The primary goal of our study was prevention of PTLD. Since the incidence of PTLD is very low, prospective randomized studies are very difficult to design and recruit for; therefore, comparisons with historical data are appropriate to address this question. In our study, we minimized the bias seen in the literature by analyzing only patients who received heart transplants and who were treated using the same approaches to immunosuppression according to the same local practices, providing the most homogenous comparison possible. We also increased the statistical power of the analyses by including a large cohort of prospectively followed patients and a larger historical cohort. Due to the low incidence of PTLD, comparisons using the intent-to-treat population were not statistically significant. The per-protocol analysis, which excluded the patient who was lost to follow-up, showed a significant decrease in PTLD incidence in patients who received EBV primary infection/reactivation treatment. However, immunosuppressive regimens differ in the two groups, with use of azathioprine until the end of 2002 and MMF thereafter. Therefore, our data confirm that the change of azathioprine for MMF and the use of rituximab and DIS appear to decrease PTLD incidence in heart-transplant recipients. The individual impact of each change cannot be assessed in the present study. Similar effects have been suggested in a small cohort of patients receiving HSCT [44], although our findings are the first positive results in patients receiving solid organ transplants.

Our study includes several sources of potential bias. It concerns only heart transplantation, so we must proceed carefully if we extrapolate to other organs. A single-center study can lead to a “center effect,” which may not correlate with outcomes seen in smaller transplant units. In addition, EBV primary infection/reactivation incidences and immunosuppressive regimens can vary between transplant units. Furthermore, responses may vary depending on the organ transplanted; thus, our data cannot be extrapolated to other organs. The most important limitation of this study is that our algorithm is relevant only to EBV-positive PTLD, while EBV-negative PTLD represents half of all PTLD cases, especially in late diagnosis.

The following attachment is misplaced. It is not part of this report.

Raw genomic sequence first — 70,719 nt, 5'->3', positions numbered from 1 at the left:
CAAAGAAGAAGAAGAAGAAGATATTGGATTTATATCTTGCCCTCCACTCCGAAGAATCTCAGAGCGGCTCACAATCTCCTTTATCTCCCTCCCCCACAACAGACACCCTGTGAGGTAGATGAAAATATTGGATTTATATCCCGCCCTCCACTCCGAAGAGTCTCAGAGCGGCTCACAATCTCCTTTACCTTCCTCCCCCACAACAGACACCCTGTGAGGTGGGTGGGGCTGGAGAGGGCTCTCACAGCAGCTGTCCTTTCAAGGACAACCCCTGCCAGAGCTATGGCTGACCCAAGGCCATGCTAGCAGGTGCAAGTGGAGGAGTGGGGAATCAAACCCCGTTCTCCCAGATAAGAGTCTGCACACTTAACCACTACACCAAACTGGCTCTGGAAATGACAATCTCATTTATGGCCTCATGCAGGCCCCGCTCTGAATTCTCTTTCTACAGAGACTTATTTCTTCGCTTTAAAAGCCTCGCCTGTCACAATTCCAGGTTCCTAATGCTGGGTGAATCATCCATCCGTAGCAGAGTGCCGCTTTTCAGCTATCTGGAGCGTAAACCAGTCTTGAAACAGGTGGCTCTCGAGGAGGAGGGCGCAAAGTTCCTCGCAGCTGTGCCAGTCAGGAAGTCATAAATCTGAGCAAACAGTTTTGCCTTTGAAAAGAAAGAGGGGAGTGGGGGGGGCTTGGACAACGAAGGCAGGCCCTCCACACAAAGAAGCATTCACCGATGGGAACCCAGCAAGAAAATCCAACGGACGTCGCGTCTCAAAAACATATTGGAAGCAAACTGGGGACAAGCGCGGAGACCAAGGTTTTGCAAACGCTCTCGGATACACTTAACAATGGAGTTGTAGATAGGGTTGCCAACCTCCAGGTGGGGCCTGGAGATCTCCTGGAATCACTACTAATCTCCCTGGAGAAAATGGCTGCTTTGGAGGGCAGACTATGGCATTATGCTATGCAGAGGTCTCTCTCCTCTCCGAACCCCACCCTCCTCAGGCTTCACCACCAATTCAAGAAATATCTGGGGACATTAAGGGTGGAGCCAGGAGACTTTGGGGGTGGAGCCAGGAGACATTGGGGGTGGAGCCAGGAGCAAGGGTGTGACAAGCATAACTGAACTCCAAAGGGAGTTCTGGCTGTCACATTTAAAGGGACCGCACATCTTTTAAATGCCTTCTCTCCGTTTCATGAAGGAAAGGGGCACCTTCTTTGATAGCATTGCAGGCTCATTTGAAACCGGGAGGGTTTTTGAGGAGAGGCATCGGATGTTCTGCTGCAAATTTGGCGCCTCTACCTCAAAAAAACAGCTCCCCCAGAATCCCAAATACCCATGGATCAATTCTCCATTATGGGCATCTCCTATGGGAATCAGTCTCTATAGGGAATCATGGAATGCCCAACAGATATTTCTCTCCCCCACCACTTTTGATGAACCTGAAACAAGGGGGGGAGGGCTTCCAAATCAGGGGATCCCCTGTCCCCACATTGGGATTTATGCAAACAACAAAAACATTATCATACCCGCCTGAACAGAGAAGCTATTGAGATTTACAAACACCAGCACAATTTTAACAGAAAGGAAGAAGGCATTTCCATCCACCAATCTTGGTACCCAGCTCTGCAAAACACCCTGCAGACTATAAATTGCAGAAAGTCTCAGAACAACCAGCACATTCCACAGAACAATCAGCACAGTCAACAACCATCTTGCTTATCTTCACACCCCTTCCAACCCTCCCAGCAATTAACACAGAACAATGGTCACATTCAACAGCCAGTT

In conclusion, we have demonstrated that a simple algorithm, using a high viral-load threshold and simple treatments, available in all transplant units, can manage EBV primary infection/reactivation safely and effectively. This represents the largest study published so far in this field.


Support for third-party medical writing assistance for this manuscript was provided by F. Hoffmann-La Roche Ltd. All authors contributed to the study design, data collection and analysis and writing and review of the manuscript and had access to study data.

Author Contributions

SC performed the research, managed the rituximab treatment, analyzed the clinical and virological results, interpreted the data and wrote the manuscript. SV managed the posttransplantation survey, the immunosuppression decrease and graft-rejection treatment. CD performed the virological survey. JLG performed the statistical analysis. VL helped for the study edification and manuscript redaction.


The authors of this manuscript have conflicts of interest to disclose as described by the American Journal of Transplantation. SC has acted as a consultant for F. Hoffmann-La Roche Ltd. and has received research funding from F. Hoffmann-La Roche Ltd. and Chugai Pharmaceutical Co., Ltd. VL has received honoraria from Janssen-Cilag and Mundipharma, travel support from Roche, and acted as an advisor to Janssen-Cilag and Pharmacyclics. CD, JLG and SV have no competing financial interests to declare.